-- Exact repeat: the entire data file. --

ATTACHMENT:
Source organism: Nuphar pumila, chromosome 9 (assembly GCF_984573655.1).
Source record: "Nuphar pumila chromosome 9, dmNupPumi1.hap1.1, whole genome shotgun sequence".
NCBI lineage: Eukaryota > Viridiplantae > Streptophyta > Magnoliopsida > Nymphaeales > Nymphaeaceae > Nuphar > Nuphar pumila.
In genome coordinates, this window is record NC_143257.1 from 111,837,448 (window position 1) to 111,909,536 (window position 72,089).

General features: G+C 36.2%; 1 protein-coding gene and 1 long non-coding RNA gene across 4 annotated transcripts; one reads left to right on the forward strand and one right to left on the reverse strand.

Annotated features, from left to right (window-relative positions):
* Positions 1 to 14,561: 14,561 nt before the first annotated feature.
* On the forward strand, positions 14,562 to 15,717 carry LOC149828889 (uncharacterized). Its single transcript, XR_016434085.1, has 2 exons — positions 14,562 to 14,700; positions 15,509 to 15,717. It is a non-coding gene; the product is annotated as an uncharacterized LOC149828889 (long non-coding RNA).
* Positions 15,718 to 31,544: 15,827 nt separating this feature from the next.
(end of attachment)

Source organism: Nuphar pumila, chromosome 9 (assembly GCF_984573655.1).
Source record: "Nuphar pumila chromosome 9, dmNupPumi1.hap1.1, whole genome shotgun sequence".
NCBI lineage: Eukaryota > Viridiplantae > Streptophyta > Magnoliopsida > Nymphaeales > Nymphaeaceae > Nuphar > Nuphar pumila.
In genome coordinates, this window is record NC_143257.1 from 111,837,448 (window position 1) to 111,909,536 (window position 72,089).

General features: G+C 36.2%; 1 protein-coding gene and 1 long non-coding RNA gene across 4 annotated transcripts; one reads left to right on the forward strand and one right to left on the reverse strand.

Annotated features, from left to right (window-relative positions):
* Positions 1 to 14,561: 14,561 nt before the first annotated feature.
* On the forward strand, positions 14,562 to 15,717 carry LOC149828889 (uncharacterized). Its single transcript, XR_016434085.1, has 2 exons — positions 14,562 to 14,700; positions 15,509 to 15,717. It is a non-coding gene; the product is annotated as an uncharacterized LOC149828889 (long non-coding RNA).
* Positions 15,718 to 31,544: 15,827 nt separating this feature from the next.